The currently available shapes are a diamond pattern, spiral, wave, arc and corrugated. I don’t know that those are the names of them, but it is what I call them. They are made of steel. They have each been precision milled and are actually quite thick.


These are not designed to work with the rolling mill. However, if you want to use one of the designs in the rolling mill, I would suggest making a texture plate in the press and then rolling that through your mill.

Because these are new, there wasn’t a lot of information on the best thicknesses of metal to use with them, so I decided to try an experiment. I have various thicknesses of metal in my shop, so I cut up multiple pieces to try them all out.

texturetest

The dies are used with the embossing contained urethane kit from Potter USA. It is just like the contained urethane system they have, only it is square. The urethane used is a small square and only 1/4″ thick. I believe it is 80 durometer, so it is not the hardest one.

The top row of samples is 20 gauge (except for the top spiral one, it is 18 gauge.) I was going to try all of them with 14, 18, 20, 22, and 24 gauge. However, once I tried the one with the 18 gauge, I could easily see that I was NOT going to do 14 gauge. The impression in the 18 gauge was there, but it was light and took a lot of pressure to get it there.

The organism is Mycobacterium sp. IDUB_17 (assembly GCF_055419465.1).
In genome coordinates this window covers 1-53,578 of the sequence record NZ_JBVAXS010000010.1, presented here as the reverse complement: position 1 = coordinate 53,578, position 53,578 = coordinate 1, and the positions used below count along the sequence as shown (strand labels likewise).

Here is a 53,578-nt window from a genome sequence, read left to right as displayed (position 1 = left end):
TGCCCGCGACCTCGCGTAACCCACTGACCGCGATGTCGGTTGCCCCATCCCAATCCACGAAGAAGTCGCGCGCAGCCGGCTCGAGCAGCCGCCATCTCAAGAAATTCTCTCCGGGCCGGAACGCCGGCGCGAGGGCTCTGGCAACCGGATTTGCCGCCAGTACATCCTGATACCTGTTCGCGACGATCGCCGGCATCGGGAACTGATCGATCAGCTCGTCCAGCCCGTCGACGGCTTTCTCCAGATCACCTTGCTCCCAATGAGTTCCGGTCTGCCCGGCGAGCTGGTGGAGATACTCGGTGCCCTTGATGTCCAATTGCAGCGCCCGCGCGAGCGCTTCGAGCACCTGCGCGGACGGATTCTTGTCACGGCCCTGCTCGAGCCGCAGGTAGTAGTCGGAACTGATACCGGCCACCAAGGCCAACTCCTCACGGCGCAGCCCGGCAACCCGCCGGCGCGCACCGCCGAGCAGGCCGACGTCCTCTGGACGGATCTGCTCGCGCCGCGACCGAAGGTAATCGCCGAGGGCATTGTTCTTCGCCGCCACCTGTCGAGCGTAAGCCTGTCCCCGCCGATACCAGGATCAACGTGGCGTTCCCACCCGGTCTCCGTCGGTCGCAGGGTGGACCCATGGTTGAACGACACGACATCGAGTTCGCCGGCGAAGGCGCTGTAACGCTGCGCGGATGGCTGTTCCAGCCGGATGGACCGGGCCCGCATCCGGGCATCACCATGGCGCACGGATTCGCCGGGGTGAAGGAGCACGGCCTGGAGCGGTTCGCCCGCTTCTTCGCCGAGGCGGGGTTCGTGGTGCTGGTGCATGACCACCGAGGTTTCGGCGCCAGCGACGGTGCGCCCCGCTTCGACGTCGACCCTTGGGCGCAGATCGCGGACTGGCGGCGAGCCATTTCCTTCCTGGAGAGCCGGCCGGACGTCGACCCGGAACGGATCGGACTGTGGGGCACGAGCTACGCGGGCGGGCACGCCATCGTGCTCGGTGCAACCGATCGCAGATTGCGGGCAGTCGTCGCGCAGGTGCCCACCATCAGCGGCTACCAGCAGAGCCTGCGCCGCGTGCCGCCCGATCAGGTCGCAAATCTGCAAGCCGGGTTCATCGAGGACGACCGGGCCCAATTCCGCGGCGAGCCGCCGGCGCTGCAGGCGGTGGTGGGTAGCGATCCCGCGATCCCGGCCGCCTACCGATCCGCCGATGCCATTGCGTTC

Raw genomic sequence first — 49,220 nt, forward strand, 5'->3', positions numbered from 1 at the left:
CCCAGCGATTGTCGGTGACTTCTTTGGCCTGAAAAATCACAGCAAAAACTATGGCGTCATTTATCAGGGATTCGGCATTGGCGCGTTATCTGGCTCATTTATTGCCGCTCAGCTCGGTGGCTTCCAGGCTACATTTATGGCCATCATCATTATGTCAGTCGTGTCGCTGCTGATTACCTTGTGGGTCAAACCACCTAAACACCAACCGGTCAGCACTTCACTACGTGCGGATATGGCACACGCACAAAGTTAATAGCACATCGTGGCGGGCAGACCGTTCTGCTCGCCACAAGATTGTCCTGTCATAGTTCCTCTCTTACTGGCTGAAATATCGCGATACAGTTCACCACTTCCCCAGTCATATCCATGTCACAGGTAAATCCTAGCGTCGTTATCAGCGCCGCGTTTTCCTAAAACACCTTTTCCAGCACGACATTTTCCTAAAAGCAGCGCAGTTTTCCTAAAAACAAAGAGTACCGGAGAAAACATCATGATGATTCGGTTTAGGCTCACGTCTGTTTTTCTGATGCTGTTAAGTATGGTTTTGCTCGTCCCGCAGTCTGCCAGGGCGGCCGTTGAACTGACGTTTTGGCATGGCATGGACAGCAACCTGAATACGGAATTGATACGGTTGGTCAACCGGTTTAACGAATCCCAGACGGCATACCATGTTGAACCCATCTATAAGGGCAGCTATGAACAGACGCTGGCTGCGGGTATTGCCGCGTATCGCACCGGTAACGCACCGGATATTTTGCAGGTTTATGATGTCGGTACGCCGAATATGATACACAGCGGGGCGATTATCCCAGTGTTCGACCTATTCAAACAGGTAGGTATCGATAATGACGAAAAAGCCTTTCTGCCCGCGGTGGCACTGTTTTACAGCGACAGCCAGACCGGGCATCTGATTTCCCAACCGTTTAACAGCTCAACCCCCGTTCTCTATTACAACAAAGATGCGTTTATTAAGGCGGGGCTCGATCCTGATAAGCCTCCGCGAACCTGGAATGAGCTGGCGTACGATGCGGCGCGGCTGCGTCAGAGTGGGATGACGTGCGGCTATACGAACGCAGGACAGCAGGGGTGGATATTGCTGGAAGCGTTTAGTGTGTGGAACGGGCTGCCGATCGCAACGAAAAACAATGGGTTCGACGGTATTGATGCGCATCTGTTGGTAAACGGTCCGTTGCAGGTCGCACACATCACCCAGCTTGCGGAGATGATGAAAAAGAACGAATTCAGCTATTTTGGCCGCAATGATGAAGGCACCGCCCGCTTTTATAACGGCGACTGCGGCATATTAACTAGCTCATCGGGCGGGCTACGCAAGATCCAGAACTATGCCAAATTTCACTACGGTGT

I know it is possible to get a really good impression with 14 and 18 gauge, but it was a LOT of pressure and I felt my time and money would be better spent working with thinner materials.

All metals were annealed and pickled first.

I was fairly happy with the impression that I got with 20 gauge. I would love to show you some pictures, but they didn’t show up really well and you couldn’t see much of the difference between the gauges in my pictures due to the lighting. But that was only in the pictures. When you hold the pieces in your hand or look at them in person, you can totally see the difference.

20 gauge gave a great impression, the metal sunk into the relief and curved nicely in the grooves or depressions. The raised areas created crisp lines on the side where they made contact. On the opposite side, the lines were soft, but fairly defined.

22 gauge got me even more excited. The lines on the back of the piece were more defined and ridges were sharper. On the front side (where the metal made contact with the die) the piece seemed to curve or puff beautifully. I don’t know how else to describe it. I loved it.